Vaccine development is a long process which requires years of experiments to move from preclinical to clinics and then to large scale production and selling. But the development of the corona vaccines is faster than the other vaccines due to two reasons: prior knowledge of the role of spike protein in the pathogenesis of the coronavirus and it is a highly contagious disease and the world requires vaccine. With the surge in the speed of development of vaccines, the bioethical principles are challenged. The testing of vaccines should be ethical to avoid exploitation, partnership with researchers and officials from affected countries, scientific validity, and transparency.

Due to ethical considerations, one of the most controversial models for vaccine testing is the Controlled Human Infection Model (CHIM). This model works on the fact that the participants will be exposed to the natural environment’s pathogen and include a heterogeneous population who are at higher risk of contracting the virus. Because of its design, the controlled nature of CHIM limits the possibility of generalizing to predict the effectiveness of a candidate vaccine against natural exposure. However, to justify this model, the first step is to demonstrate its high social value, since it generates not only great uncertainty but also controversy. CHIM model is explored, and Covid-19 ethics focused on legal and ethical procedures where participants provide high-quality informed consent and accept all the risks involved but in this informed consent individual rights of participants cannot be violated, and special attention should be paid to both individual rights as well as global public health emergency.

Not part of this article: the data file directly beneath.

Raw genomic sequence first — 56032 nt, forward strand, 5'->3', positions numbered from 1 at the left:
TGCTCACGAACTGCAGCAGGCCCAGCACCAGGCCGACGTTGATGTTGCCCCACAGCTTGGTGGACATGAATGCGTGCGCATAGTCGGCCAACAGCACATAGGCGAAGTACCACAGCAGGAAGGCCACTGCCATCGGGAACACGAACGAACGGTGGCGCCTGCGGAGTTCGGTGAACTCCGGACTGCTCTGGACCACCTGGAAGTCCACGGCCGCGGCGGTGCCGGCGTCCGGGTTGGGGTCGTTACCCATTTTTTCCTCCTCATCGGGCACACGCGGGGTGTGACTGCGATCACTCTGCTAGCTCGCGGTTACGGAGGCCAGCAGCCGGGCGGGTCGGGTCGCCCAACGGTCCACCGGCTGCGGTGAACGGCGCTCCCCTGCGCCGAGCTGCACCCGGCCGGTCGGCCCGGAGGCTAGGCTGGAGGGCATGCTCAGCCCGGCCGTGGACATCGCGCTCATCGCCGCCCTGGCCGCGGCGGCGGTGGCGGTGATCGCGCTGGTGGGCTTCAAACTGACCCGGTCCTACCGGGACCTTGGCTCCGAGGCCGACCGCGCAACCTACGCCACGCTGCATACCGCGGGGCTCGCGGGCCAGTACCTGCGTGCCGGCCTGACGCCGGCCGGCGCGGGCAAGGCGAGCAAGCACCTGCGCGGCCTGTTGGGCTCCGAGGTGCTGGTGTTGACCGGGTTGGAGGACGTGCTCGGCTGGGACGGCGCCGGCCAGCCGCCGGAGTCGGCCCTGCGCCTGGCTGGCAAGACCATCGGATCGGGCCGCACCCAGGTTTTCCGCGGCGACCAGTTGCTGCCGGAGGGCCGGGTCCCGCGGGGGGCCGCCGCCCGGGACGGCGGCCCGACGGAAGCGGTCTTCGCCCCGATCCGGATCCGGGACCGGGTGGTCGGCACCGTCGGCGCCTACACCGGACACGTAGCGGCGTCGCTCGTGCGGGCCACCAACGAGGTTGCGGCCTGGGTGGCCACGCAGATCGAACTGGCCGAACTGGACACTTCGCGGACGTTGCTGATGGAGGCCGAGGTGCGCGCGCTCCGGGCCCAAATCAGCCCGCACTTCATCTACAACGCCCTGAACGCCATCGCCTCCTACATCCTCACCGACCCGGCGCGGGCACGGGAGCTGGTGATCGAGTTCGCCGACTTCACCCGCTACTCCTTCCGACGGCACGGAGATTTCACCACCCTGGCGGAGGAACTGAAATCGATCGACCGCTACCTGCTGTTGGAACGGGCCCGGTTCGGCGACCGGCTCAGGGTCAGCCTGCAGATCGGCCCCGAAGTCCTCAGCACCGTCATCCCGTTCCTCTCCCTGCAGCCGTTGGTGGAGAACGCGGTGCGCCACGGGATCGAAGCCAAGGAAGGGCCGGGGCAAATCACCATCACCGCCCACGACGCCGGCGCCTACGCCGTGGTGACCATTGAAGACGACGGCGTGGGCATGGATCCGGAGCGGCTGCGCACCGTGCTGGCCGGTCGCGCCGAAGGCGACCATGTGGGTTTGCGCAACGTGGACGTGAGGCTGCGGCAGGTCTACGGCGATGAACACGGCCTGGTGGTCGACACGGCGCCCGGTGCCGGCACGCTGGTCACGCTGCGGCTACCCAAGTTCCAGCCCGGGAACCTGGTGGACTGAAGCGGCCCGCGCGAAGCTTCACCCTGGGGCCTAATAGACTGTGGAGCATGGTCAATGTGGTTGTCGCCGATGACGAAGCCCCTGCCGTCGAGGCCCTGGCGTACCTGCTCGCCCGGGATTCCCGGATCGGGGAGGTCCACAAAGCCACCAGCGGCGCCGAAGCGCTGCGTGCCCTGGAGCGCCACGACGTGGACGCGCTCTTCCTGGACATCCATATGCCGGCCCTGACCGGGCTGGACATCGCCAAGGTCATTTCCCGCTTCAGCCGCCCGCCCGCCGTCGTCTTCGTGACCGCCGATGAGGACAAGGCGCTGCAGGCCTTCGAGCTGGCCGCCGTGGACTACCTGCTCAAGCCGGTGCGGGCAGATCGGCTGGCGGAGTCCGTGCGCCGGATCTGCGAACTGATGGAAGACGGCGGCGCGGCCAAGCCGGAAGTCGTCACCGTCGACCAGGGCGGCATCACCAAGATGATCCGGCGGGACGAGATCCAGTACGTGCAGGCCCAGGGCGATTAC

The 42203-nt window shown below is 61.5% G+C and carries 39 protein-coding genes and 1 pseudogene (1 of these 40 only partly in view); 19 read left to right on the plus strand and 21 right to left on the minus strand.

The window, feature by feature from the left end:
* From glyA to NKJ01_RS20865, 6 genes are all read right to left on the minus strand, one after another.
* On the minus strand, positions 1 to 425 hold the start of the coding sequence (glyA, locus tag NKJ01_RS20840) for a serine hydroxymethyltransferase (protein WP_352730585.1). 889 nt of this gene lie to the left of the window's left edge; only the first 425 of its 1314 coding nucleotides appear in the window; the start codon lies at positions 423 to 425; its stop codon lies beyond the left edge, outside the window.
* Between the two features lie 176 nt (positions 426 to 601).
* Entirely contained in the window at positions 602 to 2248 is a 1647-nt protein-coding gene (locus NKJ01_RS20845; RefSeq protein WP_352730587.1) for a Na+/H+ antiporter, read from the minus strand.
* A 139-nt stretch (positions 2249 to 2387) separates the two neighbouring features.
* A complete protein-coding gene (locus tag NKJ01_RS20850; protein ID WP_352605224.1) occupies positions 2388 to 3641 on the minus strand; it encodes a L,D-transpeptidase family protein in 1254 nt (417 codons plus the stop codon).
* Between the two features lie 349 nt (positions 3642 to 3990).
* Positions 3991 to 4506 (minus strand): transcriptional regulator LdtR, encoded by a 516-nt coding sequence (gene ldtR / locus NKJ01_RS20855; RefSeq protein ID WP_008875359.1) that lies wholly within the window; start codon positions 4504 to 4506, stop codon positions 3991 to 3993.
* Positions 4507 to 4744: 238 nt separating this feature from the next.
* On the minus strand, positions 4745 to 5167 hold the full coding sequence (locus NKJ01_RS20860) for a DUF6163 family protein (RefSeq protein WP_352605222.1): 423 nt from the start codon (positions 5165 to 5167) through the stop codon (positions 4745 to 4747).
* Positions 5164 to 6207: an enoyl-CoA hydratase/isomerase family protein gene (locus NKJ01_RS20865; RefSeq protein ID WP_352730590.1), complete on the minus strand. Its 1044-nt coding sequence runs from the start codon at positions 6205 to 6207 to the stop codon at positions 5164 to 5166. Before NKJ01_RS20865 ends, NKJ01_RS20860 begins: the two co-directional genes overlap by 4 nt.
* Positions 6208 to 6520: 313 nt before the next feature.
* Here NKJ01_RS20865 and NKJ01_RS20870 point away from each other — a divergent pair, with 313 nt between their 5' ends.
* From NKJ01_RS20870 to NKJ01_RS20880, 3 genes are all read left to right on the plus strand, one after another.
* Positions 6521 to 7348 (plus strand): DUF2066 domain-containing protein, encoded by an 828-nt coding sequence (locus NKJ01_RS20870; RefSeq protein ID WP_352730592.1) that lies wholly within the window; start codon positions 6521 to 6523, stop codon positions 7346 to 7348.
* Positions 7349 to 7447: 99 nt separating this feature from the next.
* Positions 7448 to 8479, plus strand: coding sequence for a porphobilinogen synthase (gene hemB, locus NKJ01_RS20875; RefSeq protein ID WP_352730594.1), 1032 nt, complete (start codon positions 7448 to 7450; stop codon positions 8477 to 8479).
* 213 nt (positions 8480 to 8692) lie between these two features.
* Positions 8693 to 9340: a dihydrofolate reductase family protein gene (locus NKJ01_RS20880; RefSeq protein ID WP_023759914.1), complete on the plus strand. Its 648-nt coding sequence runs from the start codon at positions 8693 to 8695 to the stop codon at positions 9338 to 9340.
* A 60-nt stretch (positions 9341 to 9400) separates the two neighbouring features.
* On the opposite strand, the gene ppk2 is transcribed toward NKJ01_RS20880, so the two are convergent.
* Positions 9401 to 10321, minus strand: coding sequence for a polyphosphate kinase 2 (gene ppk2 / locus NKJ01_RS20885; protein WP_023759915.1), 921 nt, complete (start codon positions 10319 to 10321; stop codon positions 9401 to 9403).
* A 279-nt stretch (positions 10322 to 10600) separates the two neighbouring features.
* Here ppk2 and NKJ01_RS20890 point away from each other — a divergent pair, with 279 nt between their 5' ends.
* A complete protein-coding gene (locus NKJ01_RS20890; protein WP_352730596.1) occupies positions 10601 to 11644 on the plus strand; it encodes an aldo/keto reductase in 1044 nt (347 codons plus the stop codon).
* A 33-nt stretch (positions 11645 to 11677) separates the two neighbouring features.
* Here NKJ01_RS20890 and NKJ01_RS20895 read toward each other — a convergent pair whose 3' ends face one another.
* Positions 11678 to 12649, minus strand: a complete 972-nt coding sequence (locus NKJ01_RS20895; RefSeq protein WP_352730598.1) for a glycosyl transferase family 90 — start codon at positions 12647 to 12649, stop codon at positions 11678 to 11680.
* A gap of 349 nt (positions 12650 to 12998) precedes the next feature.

The World Health Organization (“WHO”) issued a draft of an “R & D Blueprint”  entitled “Feasibility, Potential Value and Limitations of Establishing a Closely Monitored Challenge Model of Experimental COVID-19 Infection and Illness in Healthy Young Adult Volunteers” where they stated the role of CHIM in the development of vaccine and the importance of being able to guarantee the conditions to carry out these studies safely. Ethics Committees (EC) and Institutional Review Boards (IRB) play a vital role in establishing the responsibility in evaluating a clinical research protocol that does not remain with the traditional review and it deals with human subjects and ensures that sufficient protections are in place to minimize potential harm to the subjects.

DISTRIBUTION OF VACCINE

WHO has an ethical process when it comes to the distribution of vaccines too. There is a procedure established for it and that’s how everyone gets vaccinated. Equity plays an important role here. The medical staff is first to get vaccinated, since they are at a high risk, and then the cycle begins and other people get vaccinated.

ROLE OF GOVERNMENT

Government has all the powers and is signatories to various human rights policies. Bioethics is also like a human right as its principles deal with people and the welfare of public health. The government as an enduring body has various roles to play it must assure access to health and establish a proper health ministry for both public and medical professionals. It should create transparency and should expose shortcomings of past regulatory systems and clarify how those can be remedied for the future. This pandemic made the whole world realize that the health sector needs proper planning and development. The government should provide more budget to the health sector so that ethics won’t get infringed.

Author(s) Name: Shreya Sharma (Student, NMIMS, Bangalore)

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References:

  1. Misha Ketchell, COVID-19 makes clear that bioethics must confront health disparities, (Nov 27, 2020, and 8:30 PM), https://theconversation.com/covid-19-makes-clear-that-bioethics-must-confront-health-disparities-142136
  2. Seth A K, Bioethics: Challenges in COVID-19 pandemic. J Integr Health Sci [serial online] (Nov 28, 2020, and 10:00 PM), https://www.jihs.in/text.asp?2020/8/1/1/288693
  3. Sebastián Ospina HenaoAlejandro Marín MoraFanny Chan Solano,and María L Ávila-Aguero, Bioethical Implications in Vaccine Development, a COVID-19 Challenge (Nov 28 ,2020, and 9:30 PM), https://www.ncbi.nlm.nih.gov/pmc/articles/PMC7575135/#REF10
  4. Ubaka OgboguLorian Hardcastle, Bioethics and practical justice in the post‐COVID‐19 era (Nov 27, 2020, and 11:00 PM), https://onlinelibrary.wiley.com/doi/full/10.1111/dewb.12279